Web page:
Effectiveness of COVID-19 Messenger RNA Vaccination Against SARS-CoV-2 Infection Among Older Male Veterans

In a recent study that estimated COVID-19 messenger RNA (mRNA) vaccine effectiveness, Young, et al. (2021) found that the mRNA-1273 (Moderna) and BNT162b2 (Pfizer-BioNTech) vaccines were highly effective against SARS-CoV-2 infection before June 2021 among 1,363,180 U.S. veterans who were vaccinated in January and February 2021. Transmission of the SARS-CoV-2 Delta variant increased rapidly during the summer of 2021, and waning COVID-19 mRNA vaccine effectiveness has been reported. Therefore, the researchers re-examined the estimated effectiveness of the two COVID-19 mRNA vaccines (mRNA-1273 and BNT162b2) during July to September 2021 among fully vaccinated male veterans aged 65 years or older.

Electronic medical record data from the Veterans Health Administration Corporate Data Warehouse were analyzed. Based on SARS-CoV-2 variant tracking data from the Centers for Disease Control and Prevention, the researchers divided the observation time into three periods: pre-Delta (before May 2021), rising Delta (May and June 2021), and high Delta (July through September 2021) when the Delta variant accounted for more than 70% of new infections in the U.S.

A matched case-control study was conducted to estimate mRNA vaccine effectiveness against SARS-CoV-2 infection. Details of the methods used were published previously. Briefly, negative SARS-CoV-2 tests served as controls, and a maximum of four controls were matched to each case based on Department of Health and Human Services geographic region and testing date (within 21 days of the case testing date) because both factors are related to local disease burden, likelihood of having a positive SARS-CoV-2 test result, and vaccination status.

Conditional logistic regression was conducted with full vaccination status as the primary explanatory variable. The exposure of interest for vaccinated individuals was the time since vaccination, measured as the difference in months from the full vaccination date (≥14 days after the second dose) to the event date (a positive reverse transcription polymerase chain reaction SARS-CoV-2 test result). The regression model included indicator variables representing months since vaccination, Delta periods, and their interaction terms. The association between SARS-CoV-2 infections and time since vaccination was examined by estimating the odds ratio for each month after receipt of full vaccination, adjusting for additional variables including age and comorbid conditions (Table).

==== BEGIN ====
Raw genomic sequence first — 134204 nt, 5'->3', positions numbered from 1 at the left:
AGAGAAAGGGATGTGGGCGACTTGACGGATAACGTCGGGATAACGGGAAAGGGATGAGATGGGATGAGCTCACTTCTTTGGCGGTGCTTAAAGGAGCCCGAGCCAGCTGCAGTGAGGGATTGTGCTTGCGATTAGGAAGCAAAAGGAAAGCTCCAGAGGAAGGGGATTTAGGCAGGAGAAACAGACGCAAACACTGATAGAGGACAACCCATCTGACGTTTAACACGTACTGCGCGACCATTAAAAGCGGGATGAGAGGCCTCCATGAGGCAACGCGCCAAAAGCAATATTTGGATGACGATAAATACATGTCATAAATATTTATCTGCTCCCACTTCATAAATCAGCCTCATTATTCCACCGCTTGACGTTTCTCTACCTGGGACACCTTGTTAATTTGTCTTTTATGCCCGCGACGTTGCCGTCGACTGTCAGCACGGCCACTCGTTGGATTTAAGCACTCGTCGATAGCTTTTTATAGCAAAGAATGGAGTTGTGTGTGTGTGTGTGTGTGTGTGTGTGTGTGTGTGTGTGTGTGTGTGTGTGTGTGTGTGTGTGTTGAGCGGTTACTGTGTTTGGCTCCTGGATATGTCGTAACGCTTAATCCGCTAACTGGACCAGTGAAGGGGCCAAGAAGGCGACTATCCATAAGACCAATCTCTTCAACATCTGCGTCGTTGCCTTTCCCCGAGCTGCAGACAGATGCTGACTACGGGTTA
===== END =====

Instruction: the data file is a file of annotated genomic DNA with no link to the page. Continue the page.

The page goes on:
All tests were two-tailed, and statistical significance was set at P = .05. Statistical analysis was performed using SAS version 9.4 (SAS Institute).

In this study, there were 14 238 male veterans aged 65 or older with a positive SARS-CoV-2 test result (cases) and 56 952 veterans with a negative test result (controls). The estimated pre-Delta mRNA vaccine effectiveness against any SARS-CoV-2 infection was 94.5% (95% CI, 90.7-96.7) in the first month after complete vaccination and decreased to 87.9% (95% CI, 85.9-89.5) by month 3. During the high-Delta period, the estimated vaccine effectiveness was 62.0% (95% CI, 45.6-73.5) in the first month and decreased to 57.8% (95% CI, 52.5-62.5) by month 3, similar to the pattern from the pre-Delta period. The decrease in vaccine effectiveness accelerated after month 4, reaching a low of approximately 20% in months 5 through 7.

The researchers estimated vaccine effectiveness by month from full vaccination for three months of the pre-Delta period and for five months during the rising-Delta period against all 8eightmonths available during the high-Delta period. Where the 95% CIs did not overlap, vaccine effectiveness was significantly different.

Reference: Young-Xu Y, et al. Estimated Effectiveness of COVID-19 Messenger RNA Vaccination Against SARS-CoV-2 Infection Among Older Male Veterans Health Administration Enrollees, January to September 2021. JAMA Netw Open. 2021;4(12):e2138975. doi:10.1001/jamanetworkopen.2021.38975